and the second resurrection is for all the wicked who
        attack the New Jerusalem and then experience the
        “second death.”)

      2. Who are the “dead, great and small” who are judged
        according to the books that are opened? (This is the
        “second death” group, the wicked are judged by their

      3. What is the other book, the “book of life?” (If your
        name is written in the book of life, you are not
        judged in the judgment of the wicked.)

        1. What does this teach us about grace? (When we
          accept Jesus, His life, death and resurrection
          on our behalf, our name is written in the book
          of life, and we are not judged by our wicked

        2. We learned in Revelation 20:4 that the
          righteous who are in heaven for the thousand
          years have some authority to judge. How does
          that fit into our story? (A thousand years is a
          long time! The logical sense is that the
          righteous are looking at how God made His
          judgment regarding the wicked. They may be
          asking God about why certain things happened in
          their lives. They are invited to satisfy
          themselves that God has been fair in His

          1. Is there anything else you would like to
            do during the thousand years? (I would
            like to learn all about my relatives who
            are saved. It would be wonderful to talk
            with the heroes of the Bible. During this
            thousand years we become a strong
            community in love with our Lord.)

  3. Triumph

    1. Re-read Revelation 21:1-3. Recall our concern about living
      with Jesus in heaven for only a thousand years? What does
      this say about Jesus’ new residence? (Jesus now lives on
      earth. He lives with us forever!)

    2. Read Revelation 21:4. You have no doubt read this verse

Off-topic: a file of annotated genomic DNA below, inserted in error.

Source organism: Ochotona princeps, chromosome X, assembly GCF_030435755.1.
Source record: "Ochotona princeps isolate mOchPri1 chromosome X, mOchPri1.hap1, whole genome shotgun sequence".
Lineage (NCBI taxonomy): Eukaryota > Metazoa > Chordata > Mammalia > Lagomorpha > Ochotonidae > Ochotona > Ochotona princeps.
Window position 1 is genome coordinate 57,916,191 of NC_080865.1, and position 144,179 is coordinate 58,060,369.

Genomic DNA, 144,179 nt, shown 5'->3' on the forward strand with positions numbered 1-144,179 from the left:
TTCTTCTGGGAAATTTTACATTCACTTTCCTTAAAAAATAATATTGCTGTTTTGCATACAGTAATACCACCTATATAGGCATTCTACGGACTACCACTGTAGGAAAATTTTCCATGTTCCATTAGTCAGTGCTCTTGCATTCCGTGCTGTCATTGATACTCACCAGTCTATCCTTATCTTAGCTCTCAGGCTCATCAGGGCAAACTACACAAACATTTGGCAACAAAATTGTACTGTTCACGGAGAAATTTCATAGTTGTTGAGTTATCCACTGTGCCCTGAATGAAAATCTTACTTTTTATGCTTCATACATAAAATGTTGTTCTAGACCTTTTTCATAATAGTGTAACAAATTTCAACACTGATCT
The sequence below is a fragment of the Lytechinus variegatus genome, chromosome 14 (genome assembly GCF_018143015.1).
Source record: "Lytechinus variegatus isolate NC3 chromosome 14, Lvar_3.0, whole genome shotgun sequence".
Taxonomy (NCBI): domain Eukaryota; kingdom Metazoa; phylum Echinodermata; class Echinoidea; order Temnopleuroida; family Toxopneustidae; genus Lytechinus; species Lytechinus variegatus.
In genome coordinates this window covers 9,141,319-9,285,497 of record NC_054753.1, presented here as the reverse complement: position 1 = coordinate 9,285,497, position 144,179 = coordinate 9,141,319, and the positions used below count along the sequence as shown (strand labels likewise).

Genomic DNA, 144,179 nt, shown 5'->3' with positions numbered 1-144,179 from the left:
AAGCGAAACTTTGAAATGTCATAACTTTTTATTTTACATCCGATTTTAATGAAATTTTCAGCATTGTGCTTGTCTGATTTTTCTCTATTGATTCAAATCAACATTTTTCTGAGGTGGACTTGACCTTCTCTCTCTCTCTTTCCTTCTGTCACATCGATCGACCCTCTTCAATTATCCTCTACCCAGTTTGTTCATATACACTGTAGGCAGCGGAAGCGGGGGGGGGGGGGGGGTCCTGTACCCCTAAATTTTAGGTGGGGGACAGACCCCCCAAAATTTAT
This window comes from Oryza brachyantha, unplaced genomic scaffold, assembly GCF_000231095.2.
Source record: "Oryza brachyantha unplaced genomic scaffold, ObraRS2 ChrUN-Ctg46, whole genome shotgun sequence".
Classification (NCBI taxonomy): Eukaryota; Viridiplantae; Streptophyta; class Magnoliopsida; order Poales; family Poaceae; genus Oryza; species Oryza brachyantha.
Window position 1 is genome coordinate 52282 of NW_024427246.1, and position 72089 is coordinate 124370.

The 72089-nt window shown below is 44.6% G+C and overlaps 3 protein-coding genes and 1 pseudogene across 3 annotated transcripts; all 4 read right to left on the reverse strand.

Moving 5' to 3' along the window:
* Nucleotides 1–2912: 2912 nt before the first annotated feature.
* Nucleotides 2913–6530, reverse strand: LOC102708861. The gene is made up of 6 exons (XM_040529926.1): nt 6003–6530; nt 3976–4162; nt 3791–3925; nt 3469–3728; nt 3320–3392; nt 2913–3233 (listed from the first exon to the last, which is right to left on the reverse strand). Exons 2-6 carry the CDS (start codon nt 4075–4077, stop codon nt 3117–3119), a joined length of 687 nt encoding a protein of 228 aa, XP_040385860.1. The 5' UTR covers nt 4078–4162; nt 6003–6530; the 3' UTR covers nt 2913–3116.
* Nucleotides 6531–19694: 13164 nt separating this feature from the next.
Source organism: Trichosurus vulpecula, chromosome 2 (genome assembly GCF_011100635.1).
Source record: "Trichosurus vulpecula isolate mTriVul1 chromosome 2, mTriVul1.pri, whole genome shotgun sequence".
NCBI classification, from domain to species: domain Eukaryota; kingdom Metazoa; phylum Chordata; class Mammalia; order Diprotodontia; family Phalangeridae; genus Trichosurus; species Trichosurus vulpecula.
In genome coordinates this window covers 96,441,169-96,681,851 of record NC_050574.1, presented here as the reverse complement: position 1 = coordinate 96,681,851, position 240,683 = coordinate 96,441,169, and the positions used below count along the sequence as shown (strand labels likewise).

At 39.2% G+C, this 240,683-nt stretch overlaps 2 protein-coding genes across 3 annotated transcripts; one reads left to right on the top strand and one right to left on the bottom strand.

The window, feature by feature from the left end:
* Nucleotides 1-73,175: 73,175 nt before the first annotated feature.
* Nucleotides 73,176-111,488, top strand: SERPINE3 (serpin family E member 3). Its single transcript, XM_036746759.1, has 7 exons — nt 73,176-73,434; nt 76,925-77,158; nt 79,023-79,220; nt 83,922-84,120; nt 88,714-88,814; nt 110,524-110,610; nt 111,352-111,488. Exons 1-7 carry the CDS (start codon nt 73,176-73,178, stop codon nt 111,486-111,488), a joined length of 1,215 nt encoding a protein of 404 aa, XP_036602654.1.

many times before. Ask yourself what are the causes for
      crying, pain or mourning? Those are all gone. They are
      part of the “old order!”

    3. Read Revelation 21:5. Are these promises uncertain? (God
      dictated these “trustworthy and true” promises and ordered
      that they be written down so that we could know and trust

    4. Read Revelation 21:6-7. What kind of relationship will we
      enjoy with God in the earth made new? (We have a parent
      and child relationship. And, we have a great parent!)

    5. Read Revelation 21:8. This is an extremely important, and
      on first glance odd, text. Tell me why the sin listed the
      very first (before being vile or a murderer) is being
      “cowardly?” What could courage have to do with salvation?

      1. Notice the next sin listed. Once again, before those
        who murder is listed the sin of not believing! Why is
        this so important? (Putting cowardly and unbelieving
        first on the list points to grace and faith. God
        calls us to trust Him and believe in Him.)

      2. I’m rather sure that not many reading this lesson are
        murderers. However, have you failed to trust God?
        Have you suffered through fear because you failed to
        trust that God would make things right?

    6. Read Revelation 22:1-5. Would you like to live there?

    7. Read Revelation 22:6. What guarantee do we have? (God told
      His angel to assure us this was all true.)

    8. Read Revelation 22:7. What does it mean to “keep” the
      words of this prophecy? (I think this goes back to the
      issue of being a coward and an unbeliever. God asks us to
      place our confidence and our hope in Him and His promise.)

    9. Friend, this glorious future can be yours. Why not, right
      now, confess your sins, by faith accept Jesus as your
      Savior, and live a life lead by the Holy Spirit in which
      you can put your fears behind you.

  4. Next week: We start a new study on the book of Matthew!